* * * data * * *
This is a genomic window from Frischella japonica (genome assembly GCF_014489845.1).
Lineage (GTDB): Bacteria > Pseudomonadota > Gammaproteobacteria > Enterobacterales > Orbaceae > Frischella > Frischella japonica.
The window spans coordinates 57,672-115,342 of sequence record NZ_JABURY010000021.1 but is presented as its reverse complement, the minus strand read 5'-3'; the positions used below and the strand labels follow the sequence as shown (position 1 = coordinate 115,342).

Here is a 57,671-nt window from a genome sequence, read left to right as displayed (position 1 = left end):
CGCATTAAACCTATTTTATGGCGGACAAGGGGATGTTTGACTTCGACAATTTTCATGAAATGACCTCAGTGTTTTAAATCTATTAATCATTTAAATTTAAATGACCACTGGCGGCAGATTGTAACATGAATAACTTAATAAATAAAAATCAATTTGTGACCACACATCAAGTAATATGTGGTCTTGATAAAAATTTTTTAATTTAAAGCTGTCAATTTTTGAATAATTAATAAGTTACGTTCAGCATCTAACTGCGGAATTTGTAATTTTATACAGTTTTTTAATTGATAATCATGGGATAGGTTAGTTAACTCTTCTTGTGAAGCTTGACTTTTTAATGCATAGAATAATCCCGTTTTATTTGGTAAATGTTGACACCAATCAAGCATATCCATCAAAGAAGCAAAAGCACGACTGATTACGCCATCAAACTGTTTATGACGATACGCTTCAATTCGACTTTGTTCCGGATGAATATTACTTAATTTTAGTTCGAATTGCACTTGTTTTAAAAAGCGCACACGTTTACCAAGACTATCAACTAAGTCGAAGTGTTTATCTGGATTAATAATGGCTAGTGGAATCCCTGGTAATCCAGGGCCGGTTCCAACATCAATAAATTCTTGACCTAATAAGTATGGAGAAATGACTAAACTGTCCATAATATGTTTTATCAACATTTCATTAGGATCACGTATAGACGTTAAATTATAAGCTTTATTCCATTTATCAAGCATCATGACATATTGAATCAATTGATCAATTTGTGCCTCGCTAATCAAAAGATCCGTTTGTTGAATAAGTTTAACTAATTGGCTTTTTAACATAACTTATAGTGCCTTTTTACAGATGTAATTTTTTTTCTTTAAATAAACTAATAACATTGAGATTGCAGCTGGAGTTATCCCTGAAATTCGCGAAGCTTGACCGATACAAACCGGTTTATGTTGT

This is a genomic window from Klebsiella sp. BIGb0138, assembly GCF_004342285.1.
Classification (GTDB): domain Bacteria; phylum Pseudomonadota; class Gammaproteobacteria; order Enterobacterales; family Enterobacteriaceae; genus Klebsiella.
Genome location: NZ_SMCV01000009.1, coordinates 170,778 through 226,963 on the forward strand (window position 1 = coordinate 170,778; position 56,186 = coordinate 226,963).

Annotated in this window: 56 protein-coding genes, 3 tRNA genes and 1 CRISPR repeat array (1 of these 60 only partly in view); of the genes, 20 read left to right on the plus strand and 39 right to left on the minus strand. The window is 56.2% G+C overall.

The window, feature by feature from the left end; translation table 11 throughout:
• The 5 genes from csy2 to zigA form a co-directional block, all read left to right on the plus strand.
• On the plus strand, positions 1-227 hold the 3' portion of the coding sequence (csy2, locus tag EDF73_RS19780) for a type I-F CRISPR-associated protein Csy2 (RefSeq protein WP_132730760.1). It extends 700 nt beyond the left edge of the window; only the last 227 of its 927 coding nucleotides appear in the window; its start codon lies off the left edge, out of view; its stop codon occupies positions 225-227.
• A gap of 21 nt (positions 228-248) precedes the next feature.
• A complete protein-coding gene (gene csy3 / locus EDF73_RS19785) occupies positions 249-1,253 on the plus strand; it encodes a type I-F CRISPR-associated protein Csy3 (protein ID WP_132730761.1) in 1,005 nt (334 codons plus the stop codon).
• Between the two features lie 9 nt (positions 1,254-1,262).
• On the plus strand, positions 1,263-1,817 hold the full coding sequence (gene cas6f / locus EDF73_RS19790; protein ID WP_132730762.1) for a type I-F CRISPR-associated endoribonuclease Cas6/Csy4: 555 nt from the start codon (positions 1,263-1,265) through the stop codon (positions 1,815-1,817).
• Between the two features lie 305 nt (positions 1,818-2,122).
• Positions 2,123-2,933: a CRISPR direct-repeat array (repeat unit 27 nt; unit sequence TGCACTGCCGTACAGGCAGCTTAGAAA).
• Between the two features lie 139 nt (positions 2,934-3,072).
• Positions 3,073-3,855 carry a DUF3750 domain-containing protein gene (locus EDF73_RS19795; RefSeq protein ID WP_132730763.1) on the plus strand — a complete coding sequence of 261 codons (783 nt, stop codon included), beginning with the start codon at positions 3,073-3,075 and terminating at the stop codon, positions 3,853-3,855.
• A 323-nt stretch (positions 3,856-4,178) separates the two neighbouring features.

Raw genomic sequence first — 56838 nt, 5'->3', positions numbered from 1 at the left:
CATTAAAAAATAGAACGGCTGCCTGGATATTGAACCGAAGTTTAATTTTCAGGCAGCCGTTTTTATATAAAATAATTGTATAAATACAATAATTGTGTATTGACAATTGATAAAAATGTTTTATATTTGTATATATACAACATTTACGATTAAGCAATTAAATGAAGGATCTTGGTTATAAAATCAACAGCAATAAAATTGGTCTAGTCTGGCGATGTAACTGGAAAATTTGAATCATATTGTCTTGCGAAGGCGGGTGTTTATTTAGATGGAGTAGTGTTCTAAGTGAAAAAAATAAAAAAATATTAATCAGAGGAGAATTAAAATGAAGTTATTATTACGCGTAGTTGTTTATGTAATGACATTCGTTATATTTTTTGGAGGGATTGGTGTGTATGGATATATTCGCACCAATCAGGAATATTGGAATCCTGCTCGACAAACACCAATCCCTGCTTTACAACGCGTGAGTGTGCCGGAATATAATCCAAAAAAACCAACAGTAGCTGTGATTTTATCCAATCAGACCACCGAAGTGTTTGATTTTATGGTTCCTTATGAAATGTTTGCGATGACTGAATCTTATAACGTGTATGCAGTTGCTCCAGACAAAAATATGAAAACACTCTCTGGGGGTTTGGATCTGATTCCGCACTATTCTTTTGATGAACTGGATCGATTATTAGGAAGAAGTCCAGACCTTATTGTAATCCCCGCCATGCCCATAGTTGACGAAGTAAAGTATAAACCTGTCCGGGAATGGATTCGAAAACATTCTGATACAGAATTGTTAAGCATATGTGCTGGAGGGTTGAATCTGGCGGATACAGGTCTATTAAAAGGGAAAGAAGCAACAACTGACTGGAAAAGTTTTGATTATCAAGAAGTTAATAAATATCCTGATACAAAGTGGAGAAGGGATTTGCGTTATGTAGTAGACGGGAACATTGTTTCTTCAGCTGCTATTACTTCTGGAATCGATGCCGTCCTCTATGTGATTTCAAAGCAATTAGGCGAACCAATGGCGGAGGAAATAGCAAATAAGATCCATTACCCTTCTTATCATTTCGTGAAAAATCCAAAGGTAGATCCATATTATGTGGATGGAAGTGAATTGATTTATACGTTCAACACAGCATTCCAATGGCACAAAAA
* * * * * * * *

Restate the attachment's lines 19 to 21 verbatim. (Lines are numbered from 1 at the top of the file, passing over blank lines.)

• Between the two features lie 139 nt (positions 2,934-3,072).
• Positions 3,073-3,855 carry a DUF3750 domain-containing protein gene (locus EDF73_RS19795; RefSeq protein ID WP_132730763.1) on the plus strand — a complete coding sequence of 261 codons (783 nt, stop codon included), beginning with the start codon at positions 3,073-3,075 and terminating at the stop codon, positions 3,853-3,855.
• A 323-nt stretch (positions 3,856-4,178) separates the two neighbouring features.